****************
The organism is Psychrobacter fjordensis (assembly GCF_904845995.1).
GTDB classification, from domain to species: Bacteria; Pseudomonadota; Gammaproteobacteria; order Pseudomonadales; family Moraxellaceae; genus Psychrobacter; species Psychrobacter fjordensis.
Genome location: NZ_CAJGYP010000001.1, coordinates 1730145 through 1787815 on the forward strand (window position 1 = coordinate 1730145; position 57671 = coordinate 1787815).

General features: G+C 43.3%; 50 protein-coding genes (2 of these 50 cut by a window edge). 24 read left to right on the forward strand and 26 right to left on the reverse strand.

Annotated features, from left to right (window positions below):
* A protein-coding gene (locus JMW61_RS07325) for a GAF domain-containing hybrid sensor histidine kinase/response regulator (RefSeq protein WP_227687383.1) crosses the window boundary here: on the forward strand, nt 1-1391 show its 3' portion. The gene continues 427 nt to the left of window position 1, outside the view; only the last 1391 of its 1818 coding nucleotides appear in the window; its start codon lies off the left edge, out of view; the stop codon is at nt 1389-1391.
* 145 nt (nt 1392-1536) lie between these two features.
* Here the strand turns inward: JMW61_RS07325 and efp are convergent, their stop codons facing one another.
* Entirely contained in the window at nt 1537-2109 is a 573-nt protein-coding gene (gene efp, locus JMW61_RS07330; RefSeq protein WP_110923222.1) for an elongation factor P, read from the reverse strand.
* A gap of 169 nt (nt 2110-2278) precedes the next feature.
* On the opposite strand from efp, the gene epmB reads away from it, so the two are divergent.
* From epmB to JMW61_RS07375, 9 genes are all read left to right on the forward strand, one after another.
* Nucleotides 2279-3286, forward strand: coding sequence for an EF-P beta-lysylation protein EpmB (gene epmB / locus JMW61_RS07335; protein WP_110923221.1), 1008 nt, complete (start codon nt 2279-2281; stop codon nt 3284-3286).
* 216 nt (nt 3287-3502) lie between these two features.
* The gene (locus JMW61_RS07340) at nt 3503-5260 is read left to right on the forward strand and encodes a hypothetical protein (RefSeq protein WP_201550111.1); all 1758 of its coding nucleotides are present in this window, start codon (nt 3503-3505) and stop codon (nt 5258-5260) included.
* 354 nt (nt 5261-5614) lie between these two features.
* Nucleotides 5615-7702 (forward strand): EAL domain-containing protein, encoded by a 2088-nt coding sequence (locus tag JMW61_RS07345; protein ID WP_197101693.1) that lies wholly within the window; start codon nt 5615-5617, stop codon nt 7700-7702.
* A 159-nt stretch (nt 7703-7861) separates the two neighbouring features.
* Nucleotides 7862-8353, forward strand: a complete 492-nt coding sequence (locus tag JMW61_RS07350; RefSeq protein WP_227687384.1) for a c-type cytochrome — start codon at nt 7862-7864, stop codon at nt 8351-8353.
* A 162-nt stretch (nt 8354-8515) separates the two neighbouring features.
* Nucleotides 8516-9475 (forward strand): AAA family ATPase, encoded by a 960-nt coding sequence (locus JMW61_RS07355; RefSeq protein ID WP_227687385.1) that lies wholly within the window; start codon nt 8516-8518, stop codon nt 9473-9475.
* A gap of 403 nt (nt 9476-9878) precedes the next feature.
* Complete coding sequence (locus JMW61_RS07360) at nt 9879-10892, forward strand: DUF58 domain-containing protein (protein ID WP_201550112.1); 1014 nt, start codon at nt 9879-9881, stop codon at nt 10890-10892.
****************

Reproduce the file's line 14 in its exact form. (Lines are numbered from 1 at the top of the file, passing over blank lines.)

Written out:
* 216 nt (nt 3287-3502) lie between these two features.